Stakeholders in fossil fuel goliath Royal Dutch Shell(LSE: RDSB) could be forgiven for breaking out the bubbly following the company's recent share price detonation.
Shell saw its value gallop 28% higher during the third quarter, and the firm's meteoric ascent may not be finished yet -- indeed, the stock is within striking distance of July's quarterly peak of £21.48 per share, the loftiest level since May 2015.
But while many momentum investors may be tempted to plough in, I reckon now could provide a terrific opportunity for investors to cash out.
Shell's stock value has received an extra push in recent days after OPEC members had agreed to put a cap on production at between 32.5m and 33m barrels per day. This is down from current record levels around 33.24m barrels per day.
And the cartel hopes to rope Russia into also cutting supply, at least according to the Wall Street Journal. The paper quotes sources close to discussions, who say that secretary general Mohammed Senusi Barkindo hopes to meet Russian energy minister Alexander Novak for "consultations."
But quite how the group will get its own house in order -- and officially agree to supply reductions in November -- remains a colossal challenge in itself. Saudi Arabia has already been told by fellow power player Iran that it will ratchet up output to a minimum of 4m barrels per day, and in the longer term still hopes to pull 5.7m barrels worth of oil out of the ground by 2020. And Nigeria, Libya and Iraq are also seeking to boost production.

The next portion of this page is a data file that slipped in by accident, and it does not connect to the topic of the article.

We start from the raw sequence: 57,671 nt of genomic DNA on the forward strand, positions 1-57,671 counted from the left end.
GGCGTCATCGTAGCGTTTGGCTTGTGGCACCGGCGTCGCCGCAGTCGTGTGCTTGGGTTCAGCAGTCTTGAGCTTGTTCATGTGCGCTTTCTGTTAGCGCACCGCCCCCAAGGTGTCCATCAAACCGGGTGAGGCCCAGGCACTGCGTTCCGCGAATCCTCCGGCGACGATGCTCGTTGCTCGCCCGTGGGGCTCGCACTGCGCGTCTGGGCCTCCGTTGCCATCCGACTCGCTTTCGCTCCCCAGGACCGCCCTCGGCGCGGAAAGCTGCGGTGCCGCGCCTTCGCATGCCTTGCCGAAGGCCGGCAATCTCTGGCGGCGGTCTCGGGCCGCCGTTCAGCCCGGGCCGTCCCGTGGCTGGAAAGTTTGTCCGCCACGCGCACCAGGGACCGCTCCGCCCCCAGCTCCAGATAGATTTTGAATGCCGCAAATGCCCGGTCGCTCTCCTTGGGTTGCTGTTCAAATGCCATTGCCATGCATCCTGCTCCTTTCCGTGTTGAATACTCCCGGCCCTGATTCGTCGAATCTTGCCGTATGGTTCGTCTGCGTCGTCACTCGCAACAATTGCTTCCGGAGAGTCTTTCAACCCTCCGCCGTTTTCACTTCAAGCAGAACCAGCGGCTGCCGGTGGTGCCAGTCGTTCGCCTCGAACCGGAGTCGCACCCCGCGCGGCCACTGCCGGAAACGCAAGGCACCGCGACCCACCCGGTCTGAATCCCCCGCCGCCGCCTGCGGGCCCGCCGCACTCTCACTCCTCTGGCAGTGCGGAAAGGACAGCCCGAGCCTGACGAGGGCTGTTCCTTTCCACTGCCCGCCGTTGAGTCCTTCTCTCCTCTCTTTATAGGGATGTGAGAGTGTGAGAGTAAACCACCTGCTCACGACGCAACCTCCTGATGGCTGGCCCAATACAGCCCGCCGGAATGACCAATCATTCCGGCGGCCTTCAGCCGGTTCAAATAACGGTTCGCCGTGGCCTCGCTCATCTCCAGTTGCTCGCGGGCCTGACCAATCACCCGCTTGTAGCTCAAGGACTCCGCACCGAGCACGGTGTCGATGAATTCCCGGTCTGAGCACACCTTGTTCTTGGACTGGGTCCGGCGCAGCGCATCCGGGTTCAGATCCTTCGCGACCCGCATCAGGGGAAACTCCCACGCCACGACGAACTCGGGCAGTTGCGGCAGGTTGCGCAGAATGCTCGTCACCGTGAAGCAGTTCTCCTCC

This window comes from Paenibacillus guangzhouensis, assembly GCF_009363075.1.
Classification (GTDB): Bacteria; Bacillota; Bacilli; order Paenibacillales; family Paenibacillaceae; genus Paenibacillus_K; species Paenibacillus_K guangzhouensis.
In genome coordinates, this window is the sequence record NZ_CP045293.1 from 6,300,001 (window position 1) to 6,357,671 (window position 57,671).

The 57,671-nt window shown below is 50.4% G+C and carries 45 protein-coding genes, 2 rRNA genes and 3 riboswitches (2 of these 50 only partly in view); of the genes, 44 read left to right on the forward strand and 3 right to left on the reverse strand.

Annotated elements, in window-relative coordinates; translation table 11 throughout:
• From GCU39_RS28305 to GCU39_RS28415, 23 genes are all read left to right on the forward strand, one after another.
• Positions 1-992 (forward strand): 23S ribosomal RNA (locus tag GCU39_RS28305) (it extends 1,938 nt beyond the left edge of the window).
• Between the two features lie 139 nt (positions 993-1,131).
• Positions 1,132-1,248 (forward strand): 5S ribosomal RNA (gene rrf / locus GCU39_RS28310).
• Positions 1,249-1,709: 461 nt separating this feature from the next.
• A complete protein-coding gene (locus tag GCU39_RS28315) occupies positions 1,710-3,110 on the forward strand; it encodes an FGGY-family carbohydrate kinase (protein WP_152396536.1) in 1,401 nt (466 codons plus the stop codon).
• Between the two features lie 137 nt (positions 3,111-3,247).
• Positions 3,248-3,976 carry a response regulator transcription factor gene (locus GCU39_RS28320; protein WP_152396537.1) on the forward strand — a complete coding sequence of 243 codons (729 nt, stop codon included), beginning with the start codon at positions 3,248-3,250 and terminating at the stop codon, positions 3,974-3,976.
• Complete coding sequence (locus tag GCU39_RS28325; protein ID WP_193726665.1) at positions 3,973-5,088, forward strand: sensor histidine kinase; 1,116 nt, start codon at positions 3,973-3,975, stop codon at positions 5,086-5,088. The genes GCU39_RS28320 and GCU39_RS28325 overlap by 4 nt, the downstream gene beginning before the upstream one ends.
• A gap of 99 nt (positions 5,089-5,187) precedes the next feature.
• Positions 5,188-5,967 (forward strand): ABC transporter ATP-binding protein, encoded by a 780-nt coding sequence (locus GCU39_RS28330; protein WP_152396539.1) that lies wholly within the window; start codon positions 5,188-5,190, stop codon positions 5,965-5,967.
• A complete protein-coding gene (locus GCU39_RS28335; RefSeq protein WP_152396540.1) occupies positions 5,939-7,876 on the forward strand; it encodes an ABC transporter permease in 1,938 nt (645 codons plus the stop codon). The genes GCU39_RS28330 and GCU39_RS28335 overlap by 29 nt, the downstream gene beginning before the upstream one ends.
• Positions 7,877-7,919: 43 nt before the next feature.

At the same time Russia keeps on raising its own output, while US oilfield operators are learning to cope in the sub-$50 per barrel environment and are plugging their rigs back into the ground with great gusto.
As a consequence global stockpiles remain stubbornly high, which isn't good news for Shell. Despite recent drawdowns, stockpiles clocked in at seasonally-bloated levels of 499.7m barrels as of 30 September, the US Energy Information Administration (EIA) reported this week.
And those expecting a significant pick-up in crude off-take to suck up this excess supply look set to be disappointed. Latest EIA demand data showed total US consumption in July come in at 19.712m barrels per day in July, down from 20.126m barrels during the same month last year.
Against this backcloth, I reckon Royal Dutch Shell will struggle to get back into the black any time soon. The black gold digger saw profits on a current cost of supplies (or CCS) basis slide 65% during January-June, to $2.6bn. And the firm's next set of results scheduled for 1 November is quite likely to prove another horror show.
This could prove the catalyst for a catastrophic share price dive, in my opinion, particularly as Shell currently deals on a huge forward P/E ratio of 29.6 times. I believe that the risks facing the driller far outweigh the potential rewards, certainly at current share prices.
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Royston Wild has no position in any shares mentioned. The Motley Fool UK has recommended Royal Dutch Shell B. We Fools don't all hold the same opinions, but we all believe that considering a diverse range of insights makes us better investors.